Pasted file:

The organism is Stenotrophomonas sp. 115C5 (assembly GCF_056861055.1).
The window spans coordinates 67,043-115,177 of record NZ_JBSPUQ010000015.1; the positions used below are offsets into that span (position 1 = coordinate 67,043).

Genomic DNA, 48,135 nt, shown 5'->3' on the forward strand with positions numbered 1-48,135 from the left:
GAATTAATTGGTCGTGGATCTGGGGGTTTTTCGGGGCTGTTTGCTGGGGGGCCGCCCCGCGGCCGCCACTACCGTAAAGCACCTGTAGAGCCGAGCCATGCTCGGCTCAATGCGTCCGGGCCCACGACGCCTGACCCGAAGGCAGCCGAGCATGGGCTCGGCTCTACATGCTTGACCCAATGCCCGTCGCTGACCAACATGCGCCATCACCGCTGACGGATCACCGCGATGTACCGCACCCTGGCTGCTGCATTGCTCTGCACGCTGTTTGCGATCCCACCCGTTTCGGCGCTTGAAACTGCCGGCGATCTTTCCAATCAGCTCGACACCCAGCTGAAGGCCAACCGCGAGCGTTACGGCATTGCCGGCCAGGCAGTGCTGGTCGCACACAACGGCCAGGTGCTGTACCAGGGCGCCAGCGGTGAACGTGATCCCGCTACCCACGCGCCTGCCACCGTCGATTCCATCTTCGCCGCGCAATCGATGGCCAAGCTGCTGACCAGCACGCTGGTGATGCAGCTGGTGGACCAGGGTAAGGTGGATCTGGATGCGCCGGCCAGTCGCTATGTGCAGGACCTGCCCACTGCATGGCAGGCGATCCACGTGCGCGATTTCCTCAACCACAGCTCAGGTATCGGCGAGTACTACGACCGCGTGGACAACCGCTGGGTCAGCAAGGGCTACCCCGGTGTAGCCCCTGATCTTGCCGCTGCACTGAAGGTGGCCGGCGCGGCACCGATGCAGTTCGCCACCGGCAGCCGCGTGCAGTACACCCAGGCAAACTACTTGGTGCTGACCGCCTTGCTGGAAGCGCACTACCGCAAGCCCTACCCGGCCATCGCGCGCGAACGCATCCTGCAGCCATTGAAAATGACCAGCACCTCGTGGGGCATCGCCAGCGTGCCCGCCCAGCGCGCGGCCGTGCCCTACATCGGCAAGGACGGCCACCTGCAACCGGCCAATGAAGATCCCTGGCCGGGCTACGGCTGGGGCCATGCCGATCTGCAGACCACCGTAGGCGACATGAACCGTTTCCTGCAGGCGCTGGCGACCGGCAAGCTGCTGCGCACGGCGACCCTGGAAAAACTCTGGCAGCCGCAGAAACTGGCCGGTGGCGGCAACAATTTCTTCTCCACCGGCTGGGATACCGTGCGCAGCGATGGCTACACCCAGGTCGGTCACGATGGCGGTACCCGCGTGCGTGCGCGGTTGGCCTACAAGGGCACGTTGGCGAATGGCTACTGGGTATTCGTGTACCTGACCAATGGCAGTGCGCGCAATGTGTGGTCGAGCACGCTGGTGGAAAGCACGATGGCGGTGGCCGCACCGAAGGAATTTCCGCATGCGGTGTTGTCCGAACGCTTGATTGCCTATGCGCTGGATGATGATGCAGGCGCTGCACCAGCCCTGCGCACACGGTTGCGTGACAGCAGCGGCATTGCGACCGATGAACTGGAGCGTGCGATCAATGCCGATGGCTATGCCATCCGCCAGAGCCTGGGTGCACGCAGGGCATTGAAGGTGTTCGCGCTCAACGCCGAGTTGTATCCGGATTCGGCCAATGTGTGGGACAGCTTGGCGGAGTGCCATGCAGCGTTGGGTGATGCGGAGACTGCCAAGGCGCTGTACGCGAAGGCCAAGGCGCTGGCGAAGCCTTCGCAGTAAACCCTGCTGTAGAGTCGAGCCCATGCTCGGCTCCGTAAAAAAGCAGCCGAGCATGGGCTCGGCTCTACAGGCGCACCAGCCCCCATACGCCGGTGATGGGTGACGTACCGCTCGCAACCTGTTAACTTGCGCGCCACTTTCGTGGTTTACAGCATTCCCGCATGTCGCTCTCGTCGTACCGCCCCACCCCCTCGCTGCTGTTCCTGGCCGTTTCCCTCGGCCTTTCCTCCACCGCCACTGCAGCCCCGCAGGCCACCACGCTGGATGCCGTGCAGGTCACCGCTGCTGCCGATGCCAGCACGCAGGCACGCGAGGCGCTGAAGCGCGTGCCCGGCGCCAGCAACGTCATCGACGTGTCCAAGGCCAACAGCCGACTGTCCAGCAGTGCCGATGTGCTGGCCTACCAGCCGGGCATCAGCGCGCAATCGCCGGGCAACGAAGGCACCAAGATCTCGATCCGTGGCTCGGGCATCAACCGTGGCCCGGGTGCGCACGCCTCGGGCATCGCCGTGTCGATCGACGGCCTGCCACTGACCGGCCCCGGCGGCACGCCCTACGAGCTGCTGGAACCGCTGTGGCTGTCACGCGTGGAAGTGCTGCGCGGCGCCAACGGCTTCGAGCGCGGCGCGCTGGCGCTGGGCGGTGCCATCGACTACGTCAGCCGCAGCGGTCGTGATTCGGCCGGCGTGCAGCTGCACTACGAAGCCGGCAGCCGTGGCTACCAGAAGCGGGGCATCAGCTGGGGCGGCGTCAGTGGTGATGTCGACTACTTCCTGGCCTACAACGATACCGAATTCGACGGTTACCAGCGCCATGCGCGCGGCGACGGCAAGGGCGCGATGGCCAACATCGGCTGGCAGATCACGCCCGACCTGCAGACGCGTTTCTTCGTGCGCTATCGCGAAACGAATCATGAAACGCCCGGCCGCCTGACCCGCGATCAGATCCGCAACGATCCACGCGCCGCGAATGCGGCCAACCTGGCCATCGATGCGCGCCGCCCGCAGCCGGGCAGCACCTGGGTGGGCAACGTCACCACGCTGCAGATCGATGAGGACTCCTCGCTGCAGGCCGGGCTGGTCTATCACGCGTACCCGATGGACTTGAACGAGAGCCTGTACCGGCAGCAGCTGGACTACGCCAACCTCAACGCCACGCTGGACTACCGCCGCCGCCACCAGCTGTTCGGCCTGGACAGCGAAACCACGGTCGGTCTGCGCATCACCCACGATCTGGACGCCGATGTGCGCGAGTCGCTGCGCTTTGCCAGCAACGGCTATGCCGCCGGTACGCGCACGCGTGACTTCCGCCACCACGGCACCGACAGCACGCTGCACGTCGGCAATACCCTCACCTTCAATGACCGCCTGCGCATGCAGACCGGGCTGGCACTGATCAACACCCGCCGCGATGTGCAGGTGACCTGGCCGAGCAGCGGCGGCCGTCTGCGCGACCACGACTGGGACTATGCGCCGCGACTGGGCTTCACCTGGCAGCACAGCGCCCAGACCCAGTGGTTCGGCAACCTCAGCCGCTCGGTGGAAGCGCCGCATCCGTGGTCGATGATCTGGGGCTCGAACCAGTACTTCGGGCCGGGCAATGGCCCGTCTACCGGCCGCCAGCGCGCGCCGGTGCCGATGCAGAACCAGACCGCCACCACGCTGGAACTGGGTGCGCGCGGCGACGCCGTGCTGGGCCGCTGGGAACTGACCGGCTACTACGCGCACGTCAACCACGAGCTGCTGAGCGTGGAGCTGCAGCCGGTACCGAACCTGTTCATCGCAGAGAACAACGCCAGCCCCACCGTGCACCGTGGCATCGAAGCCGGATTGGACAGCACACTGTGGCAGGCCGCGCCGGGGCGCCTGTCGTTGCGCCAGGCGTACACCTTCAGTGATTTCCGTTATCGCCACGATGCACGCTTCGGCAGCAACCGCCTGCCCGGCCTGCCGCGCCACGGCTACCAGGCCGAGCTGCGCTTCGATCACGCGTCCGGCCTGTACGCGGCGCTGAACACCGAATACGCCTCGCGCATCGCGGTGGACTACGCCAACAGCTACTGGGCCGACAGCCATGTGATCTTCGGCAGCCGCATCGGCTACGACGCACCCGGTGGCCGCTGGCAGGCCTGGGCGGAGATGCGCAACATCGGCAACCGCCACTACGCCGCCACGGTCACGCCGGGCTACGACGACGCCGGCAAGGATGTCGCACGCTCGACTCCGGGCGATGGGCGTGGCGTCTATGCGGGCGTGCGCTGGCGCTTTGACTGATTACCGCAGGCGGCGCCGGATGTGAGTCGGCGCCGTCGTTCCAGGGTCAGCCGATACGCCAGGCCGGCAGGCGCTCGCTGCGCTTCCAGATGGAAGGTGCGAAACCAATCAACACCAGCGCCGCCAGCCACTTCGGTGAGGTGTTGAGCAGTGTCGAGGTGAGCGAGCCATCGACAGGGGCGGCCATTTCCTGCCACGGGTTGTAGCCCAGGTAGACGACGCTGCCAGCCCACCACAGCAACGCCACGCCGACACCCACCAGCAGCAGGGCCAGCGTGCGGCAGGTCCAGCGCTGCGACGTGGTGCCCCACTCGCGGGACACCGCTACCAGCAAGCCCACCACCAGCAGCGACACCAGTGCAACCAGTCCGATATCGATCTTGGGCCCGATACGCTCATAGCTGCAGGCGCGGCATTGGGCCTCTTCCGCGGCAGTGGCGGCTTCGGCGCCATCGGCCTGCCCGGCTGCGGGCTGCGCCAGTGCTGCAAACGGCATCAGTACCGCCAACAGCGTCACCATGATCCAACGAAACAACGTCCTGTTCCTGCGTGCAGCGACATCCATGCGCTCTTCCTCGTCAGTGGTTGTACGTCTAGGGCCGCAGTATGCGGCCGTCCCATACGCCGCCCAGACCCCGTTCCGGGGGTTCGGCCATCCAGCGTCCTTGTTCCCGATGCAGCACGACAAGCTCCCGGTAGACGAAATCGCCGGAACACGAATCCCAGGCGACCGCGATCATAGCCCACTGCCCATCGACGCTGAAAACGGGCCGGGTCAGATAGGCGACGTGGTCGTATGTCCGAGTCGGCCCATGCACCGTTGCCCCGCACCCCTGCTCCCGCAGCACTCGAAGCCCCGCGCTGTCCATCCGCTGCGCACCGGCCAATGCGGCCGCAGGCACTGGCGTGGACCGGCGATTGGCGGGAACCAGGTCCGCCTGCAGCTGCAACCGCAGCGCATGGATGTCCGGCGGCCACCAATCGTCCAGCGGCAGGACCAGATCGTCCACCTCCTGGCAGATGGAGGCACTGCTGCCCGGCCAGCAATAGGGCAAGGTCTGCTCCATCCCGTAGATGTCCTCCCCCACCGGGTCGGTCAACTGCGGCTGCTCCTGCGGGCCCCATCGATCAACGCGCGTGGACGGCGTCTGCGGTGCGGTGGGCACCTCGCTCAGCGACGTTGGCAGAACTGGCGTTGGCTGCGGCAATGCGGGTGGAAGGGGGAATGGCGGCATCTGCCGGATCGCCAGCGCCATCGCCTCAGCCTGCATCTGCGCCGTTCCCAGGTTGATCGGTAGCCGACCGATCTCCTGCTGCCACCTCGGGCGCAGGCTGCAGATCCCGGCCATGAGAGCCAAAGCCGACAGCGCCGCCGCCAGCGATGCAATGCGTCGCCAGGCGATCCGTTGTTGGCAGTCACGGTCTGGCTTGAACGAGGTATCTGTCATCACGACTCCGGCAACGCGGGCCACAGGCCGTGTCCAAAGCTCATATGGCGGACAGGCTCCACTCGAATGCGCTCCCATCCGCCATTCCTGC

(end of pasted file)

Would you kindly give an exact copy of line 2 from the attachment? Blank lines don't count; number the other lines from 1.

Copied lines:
The window spans coordinates 67,043-115,177 of record NZ_JBSPUQ010000015.1; the positions used below are offsets into that span (position 1 = coordinate 67,043).